Sonja Kohn looks an unlikely villain — if she is one, that is. A strictly Orthodox mother-of-five and grandmother of 24, she is the daughter of Holocaust refugees and is unmissable in her bright, bouffant sheitel.
But it has emerged that prosecutors here and in the US are investigating whether she was paid more than $40 million (£24.5m) by Bernard Madoff for funnelling funds into his pyramid scheme through the bank she owned, Bank Medici AG. A seperate investigation is ongoing in Austria.
Mrs Kohn, 60, and the bank strenuously deny the charges, claiming they are Madoff’s victims, and there is no indication that she knew he was running a Ponzi scheme. But while Mrs Kohn is trying to rebuild her reputation — renaming her bank 20.20 Medici after it had its licence revoked in May — she has been keeping a low profile, at one point even going into hiding. The New York Times says this may be because she is afraid of retribution from Russians whose funds made up part of the $2.1 billion that Bank Medici reportedly invested with Madoff.
Mrs Kohn was born in Vienna in 1948 to parents who had come from Eastern Europe after the war. She married Erwin Kohn, and they established an import-export firm, moving to Milan and then Switzerland, developing a large international network.
Known for her aggressive manner, she founded the Bank Medici in Vienna in 1984 (it was relaunched in 2003), and a year later moved again; to New York. After she founded a small brokerage firm, Eurovaleur Inc, she quickly became known as “Austria’s woman on Wall St” — and met Madoff.
The Kohns were living in Monsey, a middle-class suburb of New York with a large strictly Orthodox community. Their wealth was unusual. “There are plenty of Wall Street folk living in Monsey,” a representative of a local synagogue said. “But there are no multi-millionaires.”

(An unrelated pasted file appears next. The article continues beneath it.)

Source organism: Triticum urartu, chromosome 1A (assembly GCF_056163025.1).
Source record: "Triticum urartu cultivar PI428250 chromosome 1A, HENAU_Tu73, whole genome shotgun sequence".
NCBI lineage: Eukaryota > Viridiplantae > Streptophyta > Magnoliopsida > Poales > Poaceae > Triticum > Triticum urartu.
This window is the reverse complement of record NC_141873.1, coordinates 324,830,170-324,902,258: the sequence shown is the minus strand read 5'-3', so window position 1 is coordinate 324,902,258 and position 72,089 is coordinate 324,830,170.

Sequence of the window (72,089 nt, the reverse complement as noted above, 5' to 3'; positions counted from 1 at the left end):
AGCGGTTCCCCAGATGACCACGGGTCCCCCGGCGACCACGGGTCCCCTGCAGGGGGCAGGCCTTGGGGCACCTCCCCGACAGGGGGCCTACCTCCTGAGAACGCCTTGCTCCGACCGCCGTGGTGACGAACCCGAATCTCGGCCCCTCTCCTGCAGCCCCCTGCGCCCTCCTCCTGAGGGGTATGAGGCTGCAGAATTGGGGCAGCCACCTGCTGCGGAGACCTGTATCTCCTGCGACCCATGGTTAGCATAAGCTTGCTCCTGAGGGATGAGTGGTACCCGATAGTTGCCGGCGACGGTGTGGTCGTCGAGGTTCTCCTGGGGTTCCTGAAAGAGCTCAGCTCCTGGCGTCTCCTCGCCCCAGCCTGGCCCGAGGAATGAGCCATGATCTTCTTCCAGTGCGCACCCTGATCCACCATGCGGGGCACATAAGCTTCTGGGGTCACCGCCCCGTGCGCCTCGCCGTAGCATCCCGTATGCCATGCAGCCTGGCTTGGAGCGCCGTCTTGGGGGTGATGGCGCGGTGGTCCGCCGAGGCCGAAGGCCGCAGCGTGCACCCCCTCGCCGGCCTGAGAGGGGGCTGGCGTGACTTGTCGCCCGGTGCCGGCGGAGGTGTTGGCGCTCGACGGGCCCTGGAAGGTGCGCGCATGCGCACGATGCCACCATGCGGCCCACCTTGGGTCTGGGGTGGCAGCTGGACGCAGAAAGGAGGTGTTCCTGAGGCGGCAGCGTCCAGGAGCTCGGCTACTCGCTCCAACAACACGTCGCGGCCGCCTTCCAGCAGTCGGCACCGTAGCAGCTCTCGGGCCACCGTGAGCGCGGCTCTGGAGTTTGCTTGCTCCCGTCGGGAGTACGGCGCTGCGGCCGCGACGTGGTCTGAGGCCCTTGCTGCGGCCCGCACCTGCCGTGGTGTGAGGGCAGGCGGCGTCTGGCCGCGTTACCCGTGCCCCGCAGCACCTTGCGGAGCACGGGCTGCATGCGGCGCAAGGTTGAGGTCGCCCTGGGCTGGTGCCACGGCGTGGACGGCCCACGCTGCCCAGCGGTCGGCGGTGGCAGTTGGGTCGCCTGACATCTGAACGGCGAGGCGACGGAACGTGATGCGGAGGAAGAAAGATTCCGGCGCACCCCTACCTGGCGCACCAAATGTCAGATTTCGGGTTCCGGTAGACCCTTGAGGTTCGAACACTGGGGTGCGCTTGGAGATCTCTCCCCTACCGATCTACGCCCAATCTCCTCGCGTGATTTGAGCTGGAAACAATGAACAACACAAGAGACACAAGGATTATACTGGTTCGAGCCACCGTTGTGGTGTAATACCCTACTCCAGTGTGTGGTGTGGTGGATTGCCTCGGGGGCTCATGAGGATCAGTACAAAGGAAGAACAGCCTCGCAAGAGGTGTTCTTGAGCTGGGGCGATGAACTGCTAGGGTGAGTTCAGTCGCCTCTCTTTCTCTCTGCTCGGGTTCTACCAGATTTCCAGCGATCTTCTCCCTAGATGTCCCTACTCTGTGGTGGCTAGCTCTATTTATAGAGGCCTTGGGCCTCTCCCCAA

Mrs Kohn gradually became more religious, and took to wearing her distinctive wig.
From the 1990s, she divided her time between the US and Austria, where she belonged to a small Orthodox shtibl in the first district of Vienna. Founded by a group of religious Holocaust survivors shortly after the war, this shtibl has been half-jokingly called one of the wealthiest synagogues in Europe, since nearly all its members are successful Viennese Jewish families. In 1999 she was given the order of merit for services to the Republic of Austria, particularly in the financial sector. She also visited Israel several times a year and owns a house in the Jerusalem neighbourhood of Nachlaot.
There were business interests there, too. In 1999, she bought a 26 per cent stake in the Alon venture capital fund which specialised in high-tech companies, and served as a director. Mrs Kohn’s involvement in the fund attracted other foreign investors and 2004 the fund was sold to the British Jupiter group.
Together with her partner, Bank Austria, Mrs Kohn invested in the holding company Kur Futures Markets. Her only known investment today in an Israeli company is in investment company Goldhar and Co.
Her private life remains something of an enigma. In Monsey, none of her neighbours would comment. Nor would anyone in Vienna.
According to the New York Times, she patronised a number of European charities, which allowed her to “rub elbows with wealthy potential clients”.
But in Vienna, community figures say she gave mainly to the strictly Orthodox community (including some, perhaps, as an interest-free loan). The Kohns did dedicate and donate the first Sefer Torah to the European Jewish Community Centre at the EU in Brussels.
Last December, her bank disclosed a $1.2 billion loss, which it blamed on Mr Madoff. It had invested billions in his scheme, through several funds.
In February, the Austrians began to investigate whether Mrs Kohn had accepted money in order to direct investors towards Mr Madoff.
Investors are also suing Medici in Austria and the US. Mrs Kohn is reportedly co-operating with the authorities.